We do not have curbside recycling here in the Land that Time Forgot (also known as Where Democrats Fear to Tread). In the last year, many churches have set up paper recycling dumpsters in their parking lots as a way to generate revenue. (They sell the paper.)
Yesterday I was working away when my vision became so fragmented I couldn't read the screen—my body's way of telling me it's past time to take a break. I took a cool shower, closed my eyes for 10 minutes, and decided to take the paper to the recycling dumpster at a nearby church.
I have a weird fear of locking myself out of my car so, as usual, I pulled the key. When I finished loading my bags and boxes into the dumpster, the key was no longer in my hand. It was not in or on the car. It was not on the ledge of the dumpster. I thought I remembered putting it on the pavement beside the dumpster, but it was not there, either.
The champion of fools and little children was on my side once again, and it turned out that I had an extra key in the glove compartment. I drove home, got a step ladder and returned to the dumpster. The lid was so high that I had to stand on the ladder to open it.
And then I climbed into the dumpster.
Yes. I did. I climbed a ladder and dropped myself down into that enormous dumpster full of paper. (Those remote key things cost over $100.) I cleared a corner and shook out every envelope, bag and newspaper insert. I sifted through the shredder litter. I methodically sorted what I had checked from what I had not. It was hot outside and hotter inside the metal dumpster. For part of a minute, I felt a bit sorry for myself but found perspective. It's much easier to search for a $100 key in a recycling dumpster than a million dollar mattress in a garbage dump.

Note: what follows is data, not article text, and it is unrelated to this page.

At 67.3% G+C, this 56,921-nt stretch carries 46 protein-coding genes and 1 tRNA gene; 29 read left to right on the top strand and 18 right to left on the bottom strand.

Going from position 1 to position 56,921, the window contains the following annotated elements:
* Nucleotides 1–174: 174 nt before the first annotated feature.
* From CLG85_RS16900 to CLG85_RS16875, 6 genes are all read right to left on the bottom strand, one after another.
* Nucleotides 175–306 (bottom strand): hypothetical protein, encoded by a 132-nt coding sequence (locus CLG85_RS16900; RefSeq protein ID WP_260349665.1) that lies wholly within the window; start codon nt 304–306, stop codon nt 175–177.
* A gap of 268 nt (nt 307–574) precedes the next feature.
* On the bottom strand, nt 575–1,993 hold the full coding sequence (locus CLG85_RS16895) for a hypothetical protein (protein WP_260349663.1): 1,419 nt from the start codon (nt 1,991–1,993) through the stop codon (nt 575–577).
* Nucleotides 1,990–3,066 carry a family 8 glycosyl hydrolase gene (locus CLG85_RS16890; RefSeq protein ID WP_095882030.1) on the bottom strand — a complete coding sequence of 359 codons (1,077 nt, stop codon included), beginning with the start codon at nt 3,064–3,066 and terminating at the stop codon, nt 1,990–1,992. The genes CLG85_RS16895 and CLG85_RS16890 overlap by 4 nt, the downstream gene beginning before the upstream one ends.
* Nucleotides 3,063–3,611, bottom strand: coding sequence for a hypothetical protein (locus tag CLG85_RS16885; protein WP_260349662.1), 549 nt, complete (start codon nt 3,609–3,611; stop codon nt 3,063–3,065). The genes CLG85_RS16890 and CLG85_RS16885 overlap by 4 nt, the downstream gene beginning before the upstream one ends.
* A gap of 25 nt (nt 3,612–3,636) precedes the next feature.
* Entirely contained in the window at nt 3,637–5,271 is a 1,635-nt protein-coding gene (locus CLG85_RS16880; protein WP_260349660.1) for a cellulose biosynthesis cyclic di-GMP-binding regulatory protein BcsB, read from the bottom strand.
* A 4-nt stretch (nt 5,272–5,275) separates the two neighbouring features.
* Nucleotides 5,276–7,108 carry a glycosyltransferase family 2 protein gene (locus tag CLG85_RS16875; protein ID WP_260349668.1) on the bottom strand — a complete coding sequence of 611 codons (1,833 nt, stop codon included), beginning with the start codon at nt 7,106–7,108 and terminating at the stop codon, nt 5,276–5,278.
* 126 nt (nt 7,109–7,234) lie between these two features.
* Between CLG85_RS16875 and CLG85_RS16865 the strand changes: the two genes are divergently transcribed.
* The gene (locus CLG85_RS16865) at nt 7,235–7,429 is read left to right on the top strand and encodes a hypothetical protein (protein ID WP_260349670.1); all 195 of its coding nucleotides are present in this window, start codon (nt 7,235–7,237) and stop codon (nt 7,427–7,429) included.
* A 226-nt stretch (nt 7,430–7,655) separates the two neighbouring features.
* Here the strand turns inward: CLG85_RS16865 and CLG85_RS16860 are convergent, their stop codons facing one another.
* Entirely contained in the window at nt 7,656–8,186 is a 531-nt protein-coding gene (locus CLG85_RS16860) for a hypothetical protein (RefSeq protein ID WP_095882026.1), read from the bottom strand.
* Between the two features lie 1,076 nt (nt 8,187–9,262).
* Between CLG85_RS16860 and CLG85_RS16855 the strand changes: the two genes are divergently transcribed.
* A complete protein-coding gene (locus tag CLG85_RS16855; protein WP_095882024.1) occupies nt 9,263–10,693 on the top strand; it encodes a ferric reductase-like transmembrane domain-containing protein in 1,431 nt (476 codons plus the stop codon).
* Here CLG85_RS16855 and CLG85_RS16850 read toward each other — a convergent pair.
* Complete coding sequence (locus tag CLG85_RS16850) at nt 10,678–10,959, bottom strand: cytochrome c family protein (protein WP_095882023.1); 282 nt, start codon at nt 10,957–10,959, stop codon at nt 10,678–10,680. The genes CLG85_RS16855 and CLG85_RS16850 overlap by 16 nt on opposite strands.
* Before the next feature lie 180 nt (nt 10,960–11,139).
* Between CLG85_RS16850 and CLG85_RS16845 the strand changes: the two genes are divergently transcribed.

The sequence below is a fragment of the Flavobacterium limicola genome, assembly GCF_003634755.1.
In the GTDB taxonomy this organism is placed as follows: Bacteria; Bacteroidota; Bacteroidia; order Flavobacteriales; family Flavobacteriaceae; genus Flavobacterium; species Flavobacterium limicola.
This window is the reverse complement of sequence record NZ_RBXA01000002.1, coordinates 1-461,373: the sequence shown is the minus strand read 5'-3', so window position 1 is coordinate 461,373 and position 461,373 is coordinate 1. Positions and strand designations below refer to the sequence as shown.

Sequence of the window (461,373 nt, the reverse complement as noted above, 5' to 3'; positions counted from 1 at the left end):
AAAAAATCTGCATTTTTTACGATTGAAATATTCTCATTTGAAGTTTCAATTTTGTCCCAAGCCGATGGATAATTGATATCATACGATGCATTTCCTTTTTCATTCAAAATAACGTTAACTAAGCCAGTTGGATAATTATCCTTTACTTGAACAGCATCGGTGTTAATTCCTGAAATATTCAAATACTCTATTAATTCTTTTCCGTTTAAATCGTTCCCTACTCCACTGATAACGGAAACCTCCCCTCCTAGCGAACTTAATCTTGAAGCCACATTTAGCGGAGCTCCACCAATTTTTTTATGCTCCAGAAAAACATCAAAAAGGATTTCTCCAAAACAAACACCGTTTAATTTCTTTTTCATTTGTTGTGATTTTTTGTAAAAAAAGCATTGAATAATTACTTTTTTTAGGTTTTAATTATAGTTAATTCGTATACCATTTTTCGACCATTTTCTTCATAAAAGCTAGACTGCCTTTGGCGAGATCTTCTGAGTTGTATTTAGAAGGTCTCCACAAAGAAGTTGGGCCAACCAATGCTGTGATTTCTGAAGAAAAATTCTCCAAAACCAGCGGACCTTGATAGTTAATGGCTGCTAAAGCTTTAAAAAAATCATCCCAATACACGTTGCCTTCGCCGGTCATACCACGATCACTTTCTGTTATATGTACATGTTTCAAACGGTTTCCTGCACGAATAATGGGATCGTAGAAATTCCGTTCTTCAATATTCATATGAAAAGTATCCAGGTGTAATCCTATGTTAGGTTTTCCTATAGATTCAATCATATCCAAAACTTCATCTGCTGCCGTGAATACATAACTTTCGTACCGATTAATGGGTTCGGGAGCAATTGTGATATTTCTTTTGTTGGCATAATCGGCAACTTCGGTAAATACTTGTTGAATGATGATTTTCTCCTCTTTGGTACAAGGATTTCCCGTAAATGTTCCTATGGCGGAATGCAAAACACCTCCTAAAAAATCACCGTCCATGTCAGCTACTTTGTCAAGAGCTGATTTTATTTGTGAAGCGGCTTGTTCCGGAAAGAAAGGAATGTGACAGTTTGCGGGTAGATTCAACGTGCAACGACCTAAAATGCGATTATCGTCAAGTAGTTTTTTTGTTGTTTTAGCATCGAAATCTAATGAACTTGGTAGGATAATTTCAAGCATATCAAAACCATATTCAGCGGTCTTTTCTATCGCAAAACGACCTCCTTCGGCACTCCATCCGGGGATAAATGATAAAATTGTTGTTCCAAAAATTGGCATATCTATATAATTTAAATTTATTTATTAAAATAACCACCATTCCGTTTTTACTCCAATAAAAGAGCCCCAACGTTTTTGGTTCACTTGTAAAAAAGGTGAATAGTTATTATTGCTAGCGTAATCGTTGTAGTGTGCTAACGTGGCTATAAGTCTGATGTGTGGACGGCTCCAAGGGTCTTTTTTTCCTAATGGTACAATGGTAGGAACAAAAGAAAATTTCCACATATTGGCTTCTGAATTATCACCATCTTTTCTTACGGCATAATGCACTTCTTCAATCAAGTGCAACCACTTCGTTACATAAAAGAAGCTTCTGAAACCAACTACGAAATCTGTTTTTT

And Then I Came to the End (my apologies to Joshua Ferris). Time to give up.
When I turned and looked at the opening, dawn broke. A dumpster that required a ladder to climb into was not going to be easy to climb out of.
I could reach the opening but could not haul myself up to it. The walls were smooth--no footholds, no way to climb.
(Much helpless laughter.)
Inspiration! I cleared the space in front of the opening and stacked folded newspaper in two steps. When my newspaper ladder got tall enough, I threw myself out of the opening to the stepladder waiting below.
(Please God, don't let them have surveillance cameras on that parking lot.)
Completely mystified, I went on to run a couple other errands. On the way home, I couldn't help myself. I went back to the dumpster.
Getting into the dumpster was easier the second time. I had a stepladder on one side and the newspaper tower on the other. I cleared the opposite corner and worked my way through all the paper again. 40 minutes later--Bupkus.
One more time through the opening. (Really, God. No cameras. Please?)
Hot and frustrated, I got in the car to head home, when the only logical possibility struck me. What if I put the key of the pavement and unknowingly kicked it under the darn thing?
I laid down on the pavement and peered into the darkness. A suspicious lump in about the center held potential. I happened to have a long quarter-inch dowel in the car, which turned out to be the perfect tool.
After a couple tries, I fished out my $100 key. You would have thought I'd struck gold. I danced. I hopped up and down. I shook the key at the sky and said Thank You. I cel-e-brated.
And then I went home and took a long, hot shower.